OAE Night Shift

Sonata a tré
Sonata Prima in A minor, Op.10/13
Sonata Op.8/10 (La Cremona)
Concerto for four violins, Op.3/10
Concerto in F for two horns
Sonata di Viole
Concerto Grosso in B flat, Op.6/11
Concerto Grosso in D minor, Op.5/12 (La Follia)

DJ Heart [9 p.m.-10 p.m.]

The Night Shift [10 p.m.-11 p.m.]

Solomon – Arrival of the Queen of Sheba
Concerto for four violins, Op.3/10
Concerto in F for two horns
‘Air on the G String’ [Air from Suite No.3 in D, BWV1068]
Concerto Grosso in D minor, Op.5/12 (La Follia)

Alison Bury, Catherine Weiss & Matthew Truscott (violins)
Andrew Clark & Roger Montgomery (horns)

Orchestra of the Age of Enlightenment
Rachel Podger (violin)

Reviewed by: Hayden Jones

Reviewed: 22 May, 2006
Venue: Queen Elizabeth Hall, London

London’s smorgåsbord of concert attractions undoubtedly causes headaches for orchestra project managers, fund-raisers and PR people alike, and it’s a constant challenge trying to attract a new audience without alienating the existing one. But the Orchestra of the Age of Enlightenment has taken up that challenge with, it has to be said, great vitality and originality.

It couldn’t have chosen a better advocate than Rachel Podger, one of the most outstanding baroque violinists of her generation. Her association with Britain’s premier period-instrument ensembles has been well documented on disc and in the concert hall. For this performance, we were taken on a journey through the Italian baroque from the publication of Cima’s Sonata for Violin and Continuo in 1610 through to Geminiani’s ‘La Follia’ variations published in 1727.

Apparently overwhelmed by the beauty of Podger’s solo introduction in Cima’s Sonata, the OAE’s Luke Green forgot to turn on the organ, leaving a brief moment of silence, followed by laughter from both audience and orchestra, before he slowly moved across to flick the switch. This singular moment of comedy didn’t faze Podger and the OAE, who went on to perform the Cima with the utmost refinement and delicacy.

The same could be said of the ‘violinist’s paradise’ concertos for 4 violins by Legrenzi and Vivaldi, which were given stylish and beautifully blended performances from the soloists – the Vivaldi given perhaps a softer focus than we have come to expect from some more visceral Italian ensembles. Sandwiched between the two multi-violin concertos was Legrenzi’s madrigalesque ‘La Cremona’ sonata which gave the OAE an opportunity to exhibit deliciously crisp articulation and attack to wonderful effect.

After a brief announcement to a near-capacity QEH by horn-player Andrew Clark lamenting the fact that he and Roger Montgomery were about to play the more difficult of the two concertos Vivaldi composed for two horns, we were treated to that ebullience and vitality for which the OAE is justifiably famous. It’s just a shame that Clark’s intonation was unpredictable: there were some edge-of-seat moments in the first movement when the natural horn clearly had a mind of its own. But any awkwardness was soon overcome to give a thoroughly musical (if initially nerve-racking) performance.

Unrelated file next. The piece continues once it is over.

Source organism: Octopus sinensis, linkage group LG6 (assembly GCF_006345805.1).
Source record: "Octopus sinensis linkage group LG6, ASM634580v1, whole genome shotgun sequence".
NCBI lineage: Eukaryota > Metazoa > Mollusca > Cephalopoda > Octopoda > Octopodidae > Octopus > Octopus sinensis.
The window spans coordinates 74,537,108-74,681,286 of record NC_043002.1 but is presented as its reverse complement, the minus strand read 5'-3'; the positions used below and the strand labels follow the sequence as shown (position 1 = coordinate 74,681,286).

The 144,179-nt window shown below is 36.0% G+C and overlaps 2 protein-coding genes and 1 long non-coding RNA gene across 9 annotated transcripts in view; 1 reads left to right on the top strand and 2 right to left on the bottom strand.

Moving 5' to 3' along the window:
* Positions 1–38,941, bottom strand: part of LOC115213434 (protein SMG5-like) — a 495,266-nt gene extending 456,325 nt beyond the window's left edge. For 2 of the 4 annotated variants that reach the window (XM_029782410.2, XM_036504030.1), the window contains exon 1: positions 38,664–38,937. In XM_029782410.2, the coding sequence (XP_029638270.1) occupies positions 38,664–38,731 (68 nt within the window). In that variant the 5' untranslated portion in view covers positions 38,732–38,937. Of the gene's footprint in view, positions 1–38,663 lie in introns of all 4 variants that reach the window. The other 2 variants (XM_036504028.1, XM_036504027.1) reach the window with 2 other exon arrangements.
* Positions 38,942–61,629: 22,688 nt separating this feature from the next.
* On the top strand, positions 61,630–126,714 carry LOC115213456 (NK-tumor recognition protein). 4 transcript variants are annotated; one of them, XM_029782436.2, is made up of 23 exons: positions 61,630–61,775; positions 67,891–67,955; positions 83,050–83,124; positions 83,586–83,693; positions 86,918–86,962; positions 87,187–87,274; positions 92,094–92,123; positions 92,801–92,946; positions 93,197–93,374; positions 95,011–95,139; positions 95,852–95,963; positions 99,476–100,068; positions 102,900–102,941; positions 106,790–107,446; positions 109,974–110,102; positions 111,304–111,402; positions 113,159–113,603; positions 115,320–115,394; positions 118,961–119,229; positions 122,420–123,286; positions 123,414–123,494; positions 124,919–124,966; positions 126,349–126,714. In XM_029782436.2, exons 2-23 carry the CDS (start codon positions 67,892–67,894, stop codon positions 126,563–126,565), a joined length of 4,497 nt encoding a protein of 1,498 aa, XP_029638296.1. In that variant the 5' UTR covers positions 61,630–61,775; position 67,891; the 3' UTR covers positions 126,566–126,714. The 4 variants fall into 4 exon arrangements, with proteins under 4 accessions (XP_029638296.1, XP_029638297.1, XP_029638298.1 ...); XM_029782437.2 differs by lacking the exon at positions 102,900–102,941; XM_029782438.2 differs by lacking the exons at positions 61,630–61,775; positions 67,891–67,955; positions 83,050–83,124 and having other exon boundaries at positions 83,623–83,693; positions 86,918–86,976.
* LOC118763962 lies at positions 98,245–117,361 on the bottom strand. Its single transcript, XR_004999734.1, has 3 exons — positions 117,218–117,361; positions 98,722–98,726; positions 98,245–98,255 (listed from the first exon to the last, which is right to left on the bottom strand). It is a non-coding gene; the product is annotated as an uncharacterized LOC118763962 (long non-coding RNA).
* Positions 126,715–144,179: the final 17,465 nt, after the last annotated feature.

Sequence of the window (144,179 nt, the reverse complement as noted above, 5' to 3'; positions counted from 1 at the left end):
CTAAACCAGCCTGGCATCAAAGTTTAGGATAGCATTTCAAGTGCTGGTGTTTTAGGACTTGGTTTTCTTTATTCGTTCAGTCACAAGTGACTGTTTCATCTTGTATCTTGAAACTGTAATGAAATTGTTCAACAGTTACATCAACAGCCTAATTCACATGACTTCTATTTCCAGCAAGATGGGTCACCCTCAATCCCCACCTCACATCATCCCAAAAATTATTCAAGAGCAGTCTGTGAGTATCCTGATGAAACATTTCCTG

The second half of the concert offered up some of the finest playing: the rich, supple tone of Podger’s violin danced through Stradella’s pioneering Sonata di viole (one of the earliest concertos grosso) while those written by Corelli and Geminiani were models of poise and sophistication. Podger’s and the OAE’s depth and beauty of line was breathtaking – the playing rich and succulent, the ambience perfectly judged. As an encore was Bach’s Air from the Third Orchestral Suite.

After the performance and as part of the OAE’s ongoing initiatives to develop new and innovative concert programming, we were presented with “The Night Shift”, comprising a second, informal, performance by the OAE of some of works heard earlier.

To separate the performances, the ‘classical’ DJ Heart, in the candle-lit foyer of the Queen Elizabeth Hall, played a random mix of excerpts ranging from Beethoven’s Pastoral Symphony to Debussy’s Violin Sonata through to the ubiquitous ‘Nessun Dorma’. While the thought of a DJ may seem intriguing and even a little bizarre, it’s not as novel as it appears: there are a small number of well-established bars in London that have regular, well-attended nights for the classically-hip crowd; it was heartening to see curious spectators making the most of DJ Heart’s classical mix.

The OAE’s second performance was hosted by Projects Managers Ceri Jones and Steve Thomas, who also acted as mediators between orchestra and audience in a brief question and answer session. The performances had the same flair, panache and musicality as before, though with the audience being more enthusiastic and responsive. Those present were encouraged to come and go at their discretion (no one did) and, less good, clap between movements (some did).

This was a fascinating experiment, but it didn’t go far enough in involving the audience. It would have been better to hear some different repertoire, and to be given the chance to hear the OAE explore their instruments and capabilities. There was a real sense that that the audience was itching to be educated, to be given a rare opportunity to connect with the players which didn’t really come to fruition.

Still, the OAE should be encouraged that after an evening’s worth of consummate musicianship their relaxed and informal late-night efforts to connect with its audience was a success in so many ways.

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